Rugby league Six Nations structure to feature two three-team groups

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The England side which takes part in next year’s Six Nations tournament, the planning for which was revealed by League Express last month, will compete in a three-team group with Italy and Ireland, as more details about the tournament’s framework can be unfolded.

Rather than a six-team round robin stage like in rugby union’s Six Nations, the Rugby League alternative will instead comprise two three-team groups. From those two groups, the winners will then meet in a final to determine the champions.

England’s group games will see them host the Italians as well as making a much-anticipated trip to Ireland to face Mark Aston’s Wolfhounds. That game, it appears, would probably be held in Dublin.

The other group will see Scotland host France before they travel to Wales to face John Kear’s side, with the other game a home match for the French against Wales.

The tournament will take place next autumn, around the same time as England’s Test series against New Zealand, which the Rugby Football League confirmed details of last month, with the BBC last week confirming that they will broadcast the Test series.

That means it is likely to be an England Knights side which competes in the tournament, although Egan said last month he would be disappointed if the full England side did not compete.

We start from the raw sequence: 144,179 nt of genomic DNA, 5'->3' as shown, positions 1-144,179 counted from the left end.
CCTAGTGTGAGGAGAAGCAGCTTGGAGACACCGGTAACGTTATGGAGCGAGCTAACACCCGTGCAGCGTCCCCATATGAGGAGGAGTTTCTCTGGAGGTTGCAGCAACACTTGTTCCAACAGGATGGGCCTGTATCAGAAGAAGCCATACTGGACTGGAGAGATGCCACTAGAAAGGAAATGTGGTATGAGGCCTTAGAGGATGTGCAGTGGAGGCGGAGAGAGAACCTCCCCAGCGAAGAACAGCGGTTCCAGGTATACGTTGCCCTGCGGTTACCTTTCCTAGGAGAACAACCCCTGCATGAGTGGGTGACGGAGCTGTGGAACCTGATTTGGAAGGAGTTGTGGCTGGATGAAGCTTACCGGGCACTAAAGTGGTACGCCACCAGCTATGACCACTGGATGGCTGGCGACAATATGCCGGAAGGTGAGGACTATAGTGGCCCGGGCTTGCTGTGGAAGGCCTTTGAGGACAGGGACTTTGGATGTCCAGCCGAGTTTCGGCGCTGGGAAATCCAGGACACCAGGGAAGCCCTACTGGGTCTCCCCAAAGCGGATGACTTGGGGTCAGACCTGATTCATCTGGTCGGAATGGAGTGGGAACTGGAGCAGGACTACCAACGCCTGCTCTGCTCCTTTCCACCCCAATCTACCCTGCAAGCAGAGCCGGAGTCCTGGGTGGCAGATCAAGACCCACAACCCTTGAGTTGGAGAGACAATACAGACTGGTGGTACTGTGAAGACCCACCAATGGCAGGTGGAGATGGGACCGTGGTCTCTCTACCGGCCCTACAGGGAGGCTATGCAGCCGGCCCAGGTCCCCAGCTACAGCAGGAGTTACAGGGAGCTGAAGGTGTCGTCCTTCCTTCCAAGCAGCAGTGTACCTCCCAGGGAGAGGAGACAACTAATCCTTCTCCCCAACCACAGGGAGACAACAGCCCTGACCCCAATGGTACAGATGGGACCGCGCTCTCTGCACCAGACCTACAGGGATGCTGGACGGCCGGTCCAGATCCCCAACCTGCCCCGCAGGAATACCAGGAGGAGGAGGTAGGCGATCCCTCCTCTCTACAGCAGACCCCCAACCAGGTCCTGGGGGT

“Super League clubs won’t release the likes of Kyle Amor to play against England B, so if we’re paying England, we want it to be the real deal,” he said.

Following their narrow defeat in Saturday’s World Cup Final to Australia, England’s next scheduled fixture is now set for mid-season next year – though the opposition and location is yet to be determined.

Talks, League Express understands, had taken place about even moving the game to a neutral location such as the United States of America, with Denver mooted as a potential location for a match against New Zealand.

However, it is understood that if a potential opposition was to be from the southern hemisphere, the logistics of NRL sides releasing players to travel that far means a game in Denver looks increasingly unlikely. That has left the RFL looking at alternative venues and locations for the game.